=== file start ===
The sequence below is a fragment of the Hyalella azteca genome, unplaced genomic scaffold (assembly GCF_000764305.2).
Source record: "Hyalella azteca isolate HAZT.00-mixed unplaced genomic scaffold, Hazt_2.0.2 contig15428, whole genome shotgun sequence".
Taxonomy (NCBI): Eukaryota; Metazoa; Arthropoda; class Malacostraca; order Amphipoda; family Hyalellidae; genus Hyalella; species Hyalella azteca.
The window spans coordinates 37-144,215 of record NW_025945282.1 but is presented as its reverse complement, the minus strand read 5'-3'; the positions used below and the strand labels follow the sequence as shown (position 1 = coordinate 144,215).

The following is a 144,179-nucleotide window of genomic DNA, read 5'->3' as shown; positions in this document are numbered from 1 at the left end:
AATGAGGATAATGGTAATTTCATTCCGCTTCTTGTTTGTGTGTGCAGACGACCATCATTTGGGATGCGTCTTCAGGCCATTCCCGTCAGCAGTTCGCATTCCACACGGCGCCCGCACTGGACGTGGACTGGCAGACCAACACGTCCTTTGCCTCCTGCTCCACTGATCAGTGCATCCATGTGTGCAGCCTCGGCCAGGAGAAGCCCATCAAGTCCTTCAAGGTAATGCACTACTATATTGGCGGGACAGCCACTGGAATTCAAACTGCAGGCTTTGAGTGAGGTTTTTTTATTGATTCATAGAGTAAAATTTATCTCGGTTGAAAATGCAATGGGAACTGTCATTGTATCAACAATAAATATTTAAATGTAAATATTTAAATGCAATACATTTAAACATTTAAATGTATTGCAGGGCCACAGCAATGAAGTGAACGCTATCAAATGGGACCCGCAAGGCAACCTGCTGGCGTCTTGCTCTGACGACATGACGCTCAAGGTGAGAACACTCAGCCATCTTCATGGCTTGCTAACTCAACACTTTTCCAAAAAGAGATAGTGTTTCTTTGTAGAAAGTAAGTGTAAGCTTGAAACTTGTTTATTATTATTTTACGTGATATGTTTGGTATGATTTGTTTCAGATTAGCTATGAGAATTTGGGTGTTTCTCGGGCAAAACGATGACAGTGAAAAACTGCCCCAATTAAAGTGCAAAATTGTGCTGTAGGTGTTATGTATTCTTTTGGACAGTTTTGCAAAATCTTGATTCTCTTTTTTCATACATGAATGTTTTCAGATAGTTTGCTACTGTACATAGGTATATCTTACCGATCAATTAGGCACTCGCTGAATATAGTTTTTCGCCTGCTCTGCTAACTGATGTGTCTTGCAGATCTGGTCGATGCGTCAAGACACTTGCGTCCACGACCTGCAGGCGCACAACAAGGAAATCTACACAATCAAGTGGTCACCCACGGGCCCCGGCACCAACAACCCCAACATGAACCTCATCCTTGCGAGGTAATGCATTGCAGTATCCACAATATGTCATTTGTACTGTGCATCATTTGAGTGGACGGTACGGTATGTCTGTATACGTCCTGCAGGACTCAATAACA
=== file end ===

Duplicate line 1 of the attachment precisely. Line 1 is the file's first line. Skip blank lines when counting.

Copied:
The sequence below is a fragment of the Hyalella azteca genome, unplaced genomic scaffold (assembly GCF_000764305.2).